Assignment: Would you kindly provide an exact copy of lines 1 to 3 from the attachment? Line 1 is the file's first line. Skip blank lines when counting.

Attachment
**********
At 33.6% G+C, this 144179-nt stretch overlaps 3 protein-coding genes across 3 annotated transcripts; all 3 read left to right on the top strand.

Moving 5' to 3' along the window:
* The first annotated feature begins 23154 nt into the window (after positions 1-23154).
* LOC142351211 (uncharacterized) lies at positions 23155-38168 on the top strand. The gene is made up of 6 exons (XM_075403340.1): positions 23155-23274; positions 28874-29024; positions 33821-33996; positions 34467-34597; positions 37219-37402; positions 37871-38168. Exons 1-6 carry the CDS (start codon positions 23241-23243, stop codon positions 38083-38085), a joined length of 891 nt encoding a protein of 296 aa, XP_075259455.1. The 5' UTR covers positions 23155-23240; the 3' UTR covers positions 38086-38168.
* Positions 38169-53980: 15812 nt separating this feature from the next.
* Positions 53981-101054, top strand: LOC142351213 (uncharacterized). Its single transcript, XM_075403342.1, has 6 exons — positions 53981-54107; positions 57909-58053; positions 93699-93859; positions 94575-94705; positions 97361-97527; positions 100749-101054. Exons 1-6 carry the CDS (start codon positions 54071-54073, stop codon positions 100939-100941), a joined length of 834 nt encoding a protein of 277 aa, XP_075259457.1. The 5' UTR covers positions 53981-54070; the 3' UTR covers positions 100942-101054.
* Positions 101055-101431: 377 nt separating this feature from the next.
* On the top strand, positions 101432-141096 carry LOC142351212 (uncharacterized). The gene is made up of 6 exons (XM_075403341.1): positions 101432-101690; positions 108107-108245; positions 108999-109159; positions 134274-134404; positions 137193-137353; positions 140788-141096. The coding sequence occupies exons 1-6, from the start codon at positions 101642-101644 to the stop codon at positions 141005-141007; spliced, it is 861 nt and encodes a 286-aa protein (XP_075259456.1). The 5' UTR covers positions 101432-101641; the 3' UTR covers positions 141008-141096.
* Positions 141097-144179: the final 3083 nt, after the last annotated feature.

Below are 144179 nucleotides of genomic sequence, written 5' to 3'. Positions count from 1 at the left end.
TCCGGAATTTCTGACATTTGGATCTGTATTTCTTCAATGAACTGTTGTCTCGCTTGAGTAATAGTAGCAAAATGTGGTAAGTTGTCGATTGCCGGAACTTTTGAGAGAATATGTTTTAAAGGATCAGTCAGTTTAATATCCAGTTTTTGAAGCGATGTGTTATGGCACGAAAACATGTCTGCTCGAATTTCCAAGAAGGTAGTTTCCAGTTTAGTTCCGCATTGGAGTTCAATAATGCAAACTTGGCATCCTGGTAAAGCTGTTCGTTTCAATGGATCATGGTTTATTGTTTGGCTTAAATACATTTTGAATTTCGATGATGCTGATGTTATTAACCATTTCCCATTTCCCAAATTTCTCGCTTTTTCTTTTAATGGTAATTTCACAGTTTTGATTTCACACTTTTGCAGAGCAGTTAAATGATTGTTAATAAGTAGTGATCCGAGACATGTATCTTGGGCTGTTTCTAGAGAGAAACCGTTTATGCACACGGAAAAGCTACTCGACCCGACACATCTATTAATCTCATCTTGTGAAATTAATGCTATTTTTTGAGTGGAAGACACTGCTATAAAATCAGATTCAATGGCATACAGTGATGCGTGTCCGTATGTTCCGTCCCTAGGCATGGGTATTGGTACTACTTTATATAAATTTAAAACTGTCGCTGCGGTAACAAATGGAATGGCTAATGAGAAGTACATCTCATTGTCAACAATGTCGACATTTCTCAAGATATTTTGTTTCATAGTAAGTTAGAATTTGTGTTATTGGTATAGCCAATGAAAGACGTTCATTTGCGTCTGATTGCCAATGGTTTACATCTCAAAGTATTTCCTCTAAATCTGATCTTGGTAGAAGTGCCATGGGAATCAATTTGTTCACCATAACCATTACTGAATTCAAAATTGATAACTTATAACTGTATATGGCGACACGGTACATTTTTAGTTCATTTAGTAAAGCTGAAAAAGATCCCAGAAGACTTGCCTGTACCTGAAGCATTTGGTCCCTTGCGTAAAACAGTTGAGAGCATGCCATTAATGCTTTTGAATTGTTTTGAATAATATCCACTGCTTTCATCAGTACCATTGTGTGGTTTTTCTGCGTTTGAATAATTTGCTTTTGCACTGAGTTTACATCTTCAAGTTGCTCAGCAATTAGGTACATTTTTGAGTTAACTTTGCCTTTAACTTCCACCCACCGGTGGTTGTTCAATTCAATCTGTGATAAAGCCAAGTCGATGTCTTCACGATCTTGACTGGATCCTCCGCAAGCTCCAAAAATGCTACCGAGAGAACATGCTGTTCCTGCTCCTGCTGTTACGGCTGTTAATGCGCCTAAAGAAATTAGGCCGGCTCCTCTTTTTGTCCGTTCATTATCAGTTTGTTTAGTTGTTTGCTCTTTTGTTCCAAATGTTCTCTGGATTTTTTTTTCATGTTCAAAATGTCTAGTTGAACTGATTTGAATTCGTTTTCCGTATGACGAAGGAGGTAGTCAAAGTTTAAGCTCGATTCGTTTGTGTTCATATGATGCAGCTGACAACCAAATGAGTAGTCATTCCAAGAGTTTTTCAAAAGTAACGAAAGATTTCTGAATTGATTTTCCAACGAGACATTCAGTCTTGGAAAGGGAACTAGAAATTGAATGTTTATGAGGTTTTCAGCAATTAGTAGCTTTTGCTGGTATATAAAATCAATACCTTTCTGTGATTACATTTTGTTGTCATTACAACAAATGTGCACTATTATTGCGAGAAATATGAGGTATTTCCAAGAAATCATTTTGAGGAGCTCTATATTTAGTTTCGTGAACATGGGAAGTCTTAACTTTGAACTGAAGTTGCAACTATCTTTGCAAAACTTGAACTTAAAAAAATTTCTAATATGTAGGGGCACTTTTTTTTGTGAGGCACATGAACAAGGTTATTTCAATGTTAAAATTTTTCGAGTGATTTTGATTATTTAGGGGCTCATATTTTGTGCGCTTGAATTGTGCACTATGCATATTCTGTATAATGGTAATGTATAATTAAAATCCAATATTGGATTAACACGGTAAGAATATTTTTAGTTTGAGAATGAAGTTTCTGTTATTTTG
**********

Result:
At 33.6% G+C, this 144179-nt stretch overlaps 3 protein-coding genes across 3 annotated transcripts; all 3 read left to right on the top strand.

Moving 5' to 3' along the window:
* The first annotated feature begins 23154 nt into the window (after positions 1-23154).